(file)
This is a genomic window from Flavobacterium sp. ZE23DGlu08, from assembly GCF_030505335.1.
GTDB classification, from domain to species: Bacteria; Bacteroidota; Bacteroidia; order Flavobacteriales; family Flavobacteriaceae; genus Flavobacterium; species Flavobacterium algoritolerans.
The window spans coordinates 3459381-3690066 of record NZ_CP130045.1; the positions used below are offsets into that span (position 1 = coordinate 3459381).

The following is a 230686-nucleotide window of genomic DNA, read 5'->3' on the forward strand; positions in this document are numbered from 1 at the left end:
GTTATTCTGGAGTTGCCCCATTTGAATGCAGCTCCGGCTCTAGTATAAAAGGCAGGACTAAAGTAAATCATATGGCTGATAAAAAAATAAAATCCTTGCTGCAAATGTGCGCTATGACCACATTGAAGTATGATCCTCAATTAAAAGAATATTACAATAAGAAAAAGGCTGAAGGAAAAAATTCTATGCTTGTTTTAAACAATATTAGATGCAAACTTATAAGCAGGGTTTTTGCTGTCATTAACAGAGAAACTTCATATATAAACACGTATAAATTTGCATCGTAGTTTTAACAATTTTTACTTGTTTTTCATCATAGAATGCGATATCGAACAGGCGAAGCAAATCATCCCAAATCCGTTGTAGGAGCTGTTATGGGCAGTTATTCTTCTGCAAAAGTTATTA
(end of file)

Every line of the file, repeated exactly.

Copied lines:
This is a genomic window from Flavobacterium sp. ZE23DGlu08, from assembly GCF_030505335.1.
GTDB classification, from domain to species: Bacteria; Bacteroidota; Bacteroidia; order Flavobacteriales; family Flavobacteriaceae; genus Flavobacterium; species Flavobacterium algoritolerans.
The window spans coordinates 3459381-3690066 of record NZ_CP130045.1; the positions used below are offsets into that span (position 1 = coordinate 3459381).

The following is a 230686-nucleotide window of genomic DNA, read 5'->3' on the forward strand; positions in this document are numbered from 1 at the left end:
GTTATTCTGGAGTTGCCCCATTTGAATGCAGCTCCGGCTCTAGTATAAAAGGCAGGACTAAAGTAAATCATATGGCTGATAAAAAAATAAAATCCTTGCTGCAAATGTGCGCTATGACCACATTGAAGTATGATCCTCAATTAAAAGAATATTACAATAAGAAAAAGGCTGAAGGAAAAAATTCTATGCTTGTTTTAAACAATATTAGATGCAAACTTATAAGCAGGGTTTTTGCTGTCATTAACAGAGAAACTTCATATATAAACACGTATAAATTTGCATCGTAGTTTTAACAATTTTTACTTGTTTTTCATCATAGAATGCGATATCGAACAGGCGAAGCAAATCATCCCAAATCCGTTGTAGGAGCTGTTATGGGCAGTTATTCTTCTGCAAAAGTTATTA